Russian President Vladimir Putin has personally approved a timeline for a framework that will regulate initial coin offerings (ICO) and cryptocurrency mining operations.
According to official Kremlin documents published this week, Putin signed several orders intended to regulate cryptocurrency usage within the country. Most notably, the orders mandated that Russian Prime Minister Dmitry Medvedev and central bank chief Elvira Nabiullina must draft regulations that bring ICOs in line with existing laws governing securities.
Medvedev is also tasked with two more significant responsibilities. One order instructs him to implement regulations that will require Russian cryptocurrency mining operations to register with the government and determine the appropriate procedure for the government to tax income garnered from those operations. Another requires him to determine the legal status of cryptocurrencies used within the financial sphere “based on the obligation of the ruble as the only legal tender in the Russian Federation”. All of these tasks must be completed by July 1, 2018.
Finally, the government plans to establish a regulatory sandbox that will allow the central bank consider additional regulations for cryptocurrencies and other fintech products, as well as draft proposals for a “single payment space” created for the member states of the Eurasian Economic Union (EAEU).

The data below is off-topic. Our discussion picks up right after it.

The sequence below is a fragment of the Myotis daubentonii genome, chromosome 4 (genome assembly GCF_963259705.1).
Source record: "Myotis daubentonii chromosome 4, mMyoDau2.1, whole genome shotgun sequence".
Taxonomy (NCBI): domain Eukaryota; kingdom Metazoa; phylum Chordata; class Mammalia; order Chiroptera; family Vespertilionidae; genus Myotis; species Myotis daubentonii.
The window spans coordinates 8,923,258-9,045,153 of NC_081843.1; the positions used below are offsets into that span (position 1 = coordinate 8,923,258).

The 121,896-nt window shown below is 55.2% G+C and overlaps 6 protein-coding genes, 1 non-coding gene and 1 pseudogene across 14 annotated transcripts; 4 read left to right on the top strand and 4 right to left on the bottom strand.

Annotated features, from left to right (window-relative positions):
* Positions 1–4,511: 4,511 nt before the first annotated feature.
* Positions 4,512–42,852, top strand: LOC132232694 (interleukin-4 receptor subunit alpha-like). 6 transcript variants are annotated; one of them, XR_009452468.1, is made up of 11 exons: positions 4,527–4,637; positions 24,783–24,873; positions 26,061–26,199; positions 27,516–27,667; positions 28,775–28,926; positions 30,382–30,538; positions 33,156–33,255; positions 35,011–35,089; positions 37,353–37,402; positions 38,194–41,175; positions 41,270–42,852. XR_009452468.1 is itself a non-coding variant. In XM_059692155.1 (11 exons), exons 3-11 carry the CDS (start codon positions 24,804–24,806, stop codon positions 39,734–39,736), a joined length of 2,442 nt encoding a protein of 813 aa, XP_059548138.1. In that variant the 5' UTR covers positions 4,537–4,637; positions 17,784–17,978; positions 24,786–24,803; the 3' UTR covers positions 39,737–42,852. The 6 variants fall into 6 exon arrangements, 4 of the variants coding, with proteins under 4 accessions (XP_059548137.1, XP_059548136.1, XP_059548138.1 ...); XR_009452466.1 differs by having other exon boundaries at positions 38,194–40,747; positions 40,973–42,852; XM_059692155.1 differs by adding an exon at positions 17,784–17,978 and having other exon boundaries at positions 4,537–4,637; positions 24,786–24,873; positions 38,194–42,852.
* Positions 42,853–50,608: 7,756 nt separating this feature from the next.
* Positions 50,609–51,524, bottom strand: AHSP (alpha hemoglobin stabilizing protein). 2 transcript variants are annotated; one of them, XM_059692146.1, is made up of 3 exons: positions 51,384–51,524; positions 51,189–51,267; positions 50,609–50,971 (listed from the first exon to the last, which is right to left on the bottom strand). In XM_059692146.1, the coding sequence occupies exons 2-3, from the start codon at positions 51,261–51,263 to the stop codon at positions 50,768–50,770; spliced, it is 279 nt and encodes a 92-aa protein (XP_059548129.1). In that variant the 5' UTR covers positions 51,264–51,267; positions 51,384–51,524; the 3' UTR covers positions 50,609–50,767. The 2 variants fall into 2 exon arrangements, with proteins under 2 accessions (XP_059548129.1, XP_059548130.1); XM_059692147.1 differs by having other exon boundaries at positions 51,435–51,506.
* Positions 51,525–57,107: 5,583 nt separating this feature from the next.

This latter mandate may be in preparation for the launch of the “cryptoruble”, a state-controlled cryptocurrency that Putin reportedly approved during a closed-door meeting earlier this month. A domestic Russian media outlet cited an official who stated that the government was eager to release the cryptoruble before another EAEU member state beat them to the punch. Fellow EAEU member Kazakhstan, for instance, recently announced plans to experiment with adopting a national cryptocurrency.
Details about the cryptoruble remain slim, but the government will reportedly levy a 13% tax on individuals and organizations who attempt to trade their cryptorubles for fiat currency but cannot demonstrate that the coins were obtained legally. Critics argue that this policy, if implemented, will allow the government to profit from money laundering operations and other financial crimes.
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